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Inside Salem: Legislator’s Letter: An Update from Rep. Jeff Helfrich

Inside Salem: Legislator’s Letter: An Update from Rep. Jeff Helfrich

At the end of September, I received the honor from my colleagues in the House Republican Caucus to serve as their leader. I’ve received notes of congratulations from many of you, but I also expect some people to ask if the role impacts my responsibility to serve our community and, ultimately, you. I want to assure you: I am unwaveringly committed to the district, and the needs of our community come before politics in the legislature. After all, I am only in the legislature because of you.

During this past legislative session, occurring during the first six months of the year, I supported thoughtful policy, regardless of whether it was introduced by a Republican or a Democrat. I supported bills to extend tax credits, increase housing production, dedicate new funds to ensure farmworker housing is safe and up to code, increase class sizes at the police academy to get more officers on the street faster, and expand eligibility criteria for Safe Routes to School grants to help our students safely walk to class.

I will take the same approach as the House Republican Leader by working with my colleagues on both sides of the aisle to advance legislation to benefit all Oregonians. In recent weeks, I have met with Democratic and Republican leaders to identify the issues we agree are crucial to the betterment of our state.

Oregonians need affordable housing, less homelessness, improved public safety, and more accountability for drug dealers and users. We may hold different beliefs on the solutions to these problems, but I look forward to exploring all possible options. The “other side” can have good ideas, too.

In particular, I am extremely concerned about the unintended consequences of Measure 110 (2020), which decriminalized the use and possession of hard drugs and encouraged users to seek addiction and rehabilitation support. Since voters passed the measure, the drug crisis has proliferated throughout Oregon. These issues are not just a problem for Portland but the entire state. In May 2017, 1,483 people were arrested on a drug possession charge in Oregon. By May 2022, a mere 176 people were arrested for the same charge. In that time, fentanyl seizures in Oregon and Idaho increased from 27 doses in 2018 to 32 million doses in 2022. That’s a 118 million percent increase!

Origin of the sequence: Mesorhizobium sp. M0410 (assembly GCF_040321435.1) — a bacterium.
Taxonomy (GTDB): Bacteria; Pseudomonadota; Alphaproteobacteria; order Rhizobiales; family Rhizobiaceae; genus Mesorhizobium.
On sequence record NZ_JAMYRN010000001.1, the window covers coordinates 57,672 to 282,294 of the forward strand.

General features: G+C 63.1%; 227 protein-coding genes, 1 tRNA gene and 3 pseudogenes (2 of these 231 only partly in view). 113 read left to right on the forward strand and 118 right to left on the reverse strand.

As a retired law enforcement officer, I have firsthand experience of the evil that drugs do to individuals, families, and communities. If the legislature fails to address the proliferation of drug use driven, in large part, by the rash proposal to eliminate penalties for possession, then it must also accept responsibility for the tragedy. We must have serious conversations about recriminalizing hard drugs in our state.

In my last column, I shared my support for the kicker. The Oregon Constitution stipulates that if state revenues increase by more than two percent during a budget cycle, the state must refund the surplus revenues to taxpayers. When this happens, we say, “The kicker kicked!” This past fiscal year, Oregonians overpaid a whopping $5.61 billion. This means eligible taxpayers will receive a credit when they file their taxes in April 2024. To determine your credit, visit the “What’s My Kicker” calculator at

As always, you can reach me at or 503-986-1452.

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